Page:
To keep the distributor hold down clips and the vacuum advance from rusting, I used Dupli-Color paint (PN EDSGM435 – Light Gray M), which is as close to a new metal finish as I’ve found. I used Seymour semi-gloss black for the cast iron housing (PN 16-838).
1 Prior to starting the rebuild of your dual point distributor, locate a pictorial breakdown of the unit as seen here.
2 Remove the retaining screws holding the points to the breaker plate and related wiring (the condenser and its hold down screw were missing on our distributor). If for any reason you feel you might not remember where something goes for reassembly, break out the digital camera and photograph the teardown.
3 By extracting the vacuum advance screws and the C-clip attaching the advance arm to the breaker plate, the vacuum advance can be removed.
4 After removal of the distributor cap hold down clip screws and the vacuum advance, insert a screwdriver through the vacated pigtail lead opening and gently pry upward to remove the breaker plate.
5 Removal of the mainshaft roll pin requires the use of a punch and hammer. Safety glasses required!
6 To remove the mainshaft from the distributor housing, grasp the housing and with a hard plastic-head hammer tap the shaft out through the top of the housing.
7 After removal of the mainshaft, note the position of these two thrust washers (arrows) and make sure they’re relocated in the proper order during reassembly.
8 Release the spring clip holding the cam lobe assembly to the mainshaft.
9 Document the position of the advance weights and then remove both of them from the mainshaft, along with their attached springs.
10 The layout of parts and pieces ready for clean up, housing bushing replacement, painting and reassembly.
11 My clean up of the distributor parts were – glass bead blast the cast iron housing, hold down clips, vacuum advance, screws and mainshaft. Note: I did not use sand to blast the surface because sand will remove a certain degree of metal from the surface.
12 By connecting a hand operated vacuum pump to the suction port of the vacuum advance I found that our distributor vacuum advance tested perfect and required little more than a cleanup.
13 A thorough cleaning in Mean Green produced a points breaker plate that was again clean and ready for new points and condenser.
14 I used a caliper to measure the mainshaft and found that the bushing wear areas were approximately one thousandth (undersize) from the mainshaft, which allowed me to simply polish the wear damage.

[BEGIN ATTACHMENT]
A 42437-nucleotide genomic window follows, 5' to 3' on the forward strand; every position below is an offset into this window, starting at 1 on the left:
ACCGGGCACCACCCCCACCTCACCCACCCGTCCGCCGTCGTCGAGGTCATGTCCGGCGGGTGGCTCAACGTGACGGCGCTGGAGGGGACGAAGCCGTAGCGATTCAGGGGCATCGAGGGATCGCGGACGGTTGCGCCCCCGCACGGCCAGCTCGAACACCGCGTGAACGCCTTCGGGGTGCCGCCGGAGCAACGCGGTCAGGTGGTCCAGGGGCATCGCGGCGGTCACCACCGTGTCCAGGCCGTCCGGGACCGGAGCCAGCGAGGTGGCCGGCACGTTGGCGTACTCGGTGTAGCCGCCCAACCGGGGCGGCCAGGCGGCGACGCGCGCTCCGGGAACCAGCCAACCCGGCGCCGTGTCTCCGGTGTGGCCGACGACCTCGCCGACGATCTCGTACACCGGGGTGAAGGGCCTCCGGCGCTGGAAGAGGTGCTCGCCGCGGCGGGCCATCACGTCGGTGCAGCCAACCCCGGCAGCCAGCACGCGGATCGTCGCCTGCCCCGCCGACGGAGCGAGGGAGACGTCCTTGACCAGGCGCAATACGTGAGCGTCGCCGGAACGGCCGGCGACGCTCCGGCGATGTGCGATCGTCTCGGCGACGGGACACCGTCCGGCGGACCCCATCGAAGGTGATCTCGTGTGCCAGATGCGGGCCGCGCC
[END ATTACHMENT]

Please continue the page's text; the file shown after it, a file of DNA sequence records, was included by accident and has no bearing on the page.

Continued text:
15 To polish the minor wear damage on the mainshaft I clamped it into the chuck on a lathe and used 320 emery cloth to clean up the wear marks. Caution: rotating machinery parts – keep hands and clothing clear.
16 The old bronze bushings are removed by pressing them from the bottom of the distributor out the top. Our new Oilite bushings would be reinstalled in reverse order. Oilite bushings are oil-impregnated bronze requiring little or no external oiling.
17 These original distributor bushings measured 5/8-inch OD, ½-inch ID and one inch long. New replacements made of bronze Oilite material were on the shelf where we get our bushings. Also shown is the fabricated tool used to press the old bushings out and to reinstall the new ones.
18 To cut the oil slot in the upper bushing I simply pressed the new bushing on the end of a length of ½-inch wooden dowel rod. Then with a magic marker I marked the ¼-inch slot on the new bushing and cut it out with a band saw.
19 The new bushings are reinstalled into the housing with the lower being pressed into the bottom of the distributor and the upper inserted into the top of the distributor, making sure the oil slot lined up with the oil fill tube. The upper bushing is pressed just slightly below the lip of the housing allowing room for the thrust washer bevel.
20 Use a small pair of pliers to swivel the bearing retainers on the breaker plate for removal and lubrication of the breaker plate bearing.
21 After lubricating the breaker plate bearing with a lightweight lubricant like Lubriplate, the two parts are ready for reassembly.
22 With new bushings in the painted distributor housing, use a dial indicator to check for play between the distributor shaft and new bushings. Factory specs call for no more than .005-inch. Shaft movement caused the dial indicator to read .002-inch, which was well within specs so no reaming of the new bushings was required.
23 If our distributor shaft had been very tight in the new bushings, an adjustable bushing reamer such as this would have been used. This type of reamer is inserted into a new bushing and by making quarter turn adjustments (at the threaded end) adequate material can be removed from a new bushing allowing for freedom of shaft movement.
24 By following a reverse of disassembly and setting the new points to .017-inch (each set), our refurbished distributor is now ready to resume its intended purpose of sparking a Mopar engine back to life.